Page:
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Protesters occupy Enbridge offices in Duluth

Three Duluth residents were cited for trespassing on Friday after occupying Enbridge's downtown office to demand that the company abandon its Line 3 replacement project.

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Duluth police Sgt. Matthew McShane talks with protesters outside of Enbridge Energy on Friday. (Steve Kuchera / skuchera@duluthnews.com)
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Three Duluth residents were cited for trespassing on Friday after occupying Enbridge's downtown office to demand that the company abandon its Line 3 replacement project.

Donna Howard, Mark Daniel Hakes and Michele Naar-Obed delivered a letter to Paul Eberth, director for the project intended to replace the existing pipeline crossing northern Minnesota from Alberta to Superior. They then refused to leave for almost two hours.

The two-page letter charged that Enbridge has been unlawfully stockpiling pipes intended for the project at 11 sites in northern Minnesota. It contended that Enbridge "fraudulently received permits to stockpile these illicit pipes."

When asked about that charge, an Enbridge spokeswoman responded that the company obtained its pipe yards before a September 2015 Minnesota Court of Appeals ruling that activated Minnesota Environmental Policy Act review.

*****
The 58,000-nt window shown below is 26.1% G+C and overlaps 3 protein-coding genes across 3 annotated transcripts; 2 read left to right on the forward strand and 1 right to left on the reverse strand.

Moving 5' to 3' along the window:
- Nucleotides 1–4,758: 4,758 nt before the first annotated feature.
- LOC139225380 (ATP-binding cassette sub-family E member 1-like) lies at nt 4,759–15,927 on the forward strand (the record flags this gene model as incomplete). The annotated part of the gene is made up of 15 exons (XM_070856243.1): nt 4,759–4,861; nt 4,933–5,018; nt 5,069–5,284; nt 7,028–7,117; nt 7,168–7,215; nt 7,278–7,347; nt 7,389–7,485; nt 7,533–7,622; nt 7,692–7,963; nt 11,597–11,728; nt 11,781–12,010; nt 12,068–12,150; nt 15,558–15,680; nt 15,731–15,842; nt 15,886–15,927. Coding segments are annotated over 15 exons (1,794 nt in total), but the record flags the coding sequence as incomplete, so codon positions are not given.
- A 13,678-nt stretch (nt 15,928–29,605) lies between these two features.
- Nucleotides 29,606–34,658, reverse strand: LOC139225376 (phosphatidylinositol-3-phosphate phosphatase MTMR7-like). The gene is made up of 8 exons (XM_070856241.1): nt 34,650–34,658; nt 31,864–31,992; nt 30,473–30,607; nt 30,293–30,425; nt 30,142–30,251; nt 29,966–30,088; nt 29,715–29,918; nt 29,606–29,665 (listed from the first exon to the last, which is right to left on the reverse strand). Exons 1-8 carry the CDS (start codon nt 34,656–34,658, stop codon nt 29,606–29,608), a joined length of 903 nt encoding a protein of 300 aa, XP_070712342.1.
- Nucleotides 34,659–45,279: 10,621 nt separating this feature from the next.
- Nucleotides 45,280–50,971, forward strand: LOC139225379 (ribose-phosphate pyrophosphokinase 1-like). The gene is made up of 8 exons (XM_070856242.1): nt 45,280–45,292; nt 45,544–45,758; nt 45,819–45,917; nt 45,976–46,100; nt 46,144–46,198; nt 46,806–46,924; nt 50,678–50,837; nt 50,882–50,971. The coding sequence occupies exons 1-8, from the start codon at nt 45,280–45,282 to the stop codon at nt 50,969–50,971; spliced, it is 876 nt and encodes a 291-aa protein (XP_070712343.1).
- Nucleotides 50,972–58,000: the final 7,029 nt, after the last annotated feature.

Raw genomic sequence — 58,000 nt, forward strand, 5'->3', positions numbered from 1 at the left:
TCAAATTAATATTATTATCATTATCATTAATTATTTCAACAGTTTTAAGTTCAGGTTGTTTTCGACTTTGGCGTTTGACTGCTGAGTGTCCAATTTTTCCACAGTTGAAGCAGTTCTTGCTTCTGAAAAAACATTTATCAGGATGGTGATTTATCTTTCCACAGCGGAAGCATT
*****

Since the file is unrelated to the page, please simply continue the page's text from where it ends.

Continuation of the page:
"Statements to the alternative are simply not true and blatantly misrepresent the applicability of regulations at that time," spokeswoman Jennifer Smith wrote in an email.

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Howard, Hakes and Naar-Obed arrived at the office shortly after noon. They left at 2 p.m. after a lengthy conference with Duluth police officers. They were backed by about 15 other people who met at the Central Hillside Community Center, fueled themselves with Little Caesars Pizza, then walked the three blocks to the Wieland Block, where they occupied the hallway outside the Enbridge offices. A security guard stood at the door, refusing to allow them to join Howard, Hakes and Naar-Obed inside. Seven Duluth police officers arrived a half-hour later, several stoically standing guard as protesters chanted, filmed video and occasionally knocked on office doors asking to see Eberth. Some looked through a glass window, partially covered with paper, as their colleagues met with other police officers in a conference room.

When the group formed at the community center, Jesse Peterson explained the trio's plans.

"They will not leave until they are arrested or until Enbridge agrees to meet their demands," he said.

Enbridge did not agree to the demands, and the three were not arrested. But in an email, Naar-Obed said she was satisfied with the results.

"We decided to not force them to carry us out," she wrote. "We would get the citation there or at the precinct. It would be the same essentially. The charge would increase if we resisted or fought them, and we didn't see the point in that. We will do what we can in the courtroom."

Naar-Obed called it "just the beginning of a long fight."

The protest came a day after the Minnesota Public Utilities Commission voted to instruct the state Department of Commerce and other agencies to refine three technical areas of the Line 3 project's final environmental impact statement, and to ensure a tribal cultural resource survey is complete before construction begins.

A final PUC decision on the pipeline is expected next year.

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Related Topics: ENVIRONMENT
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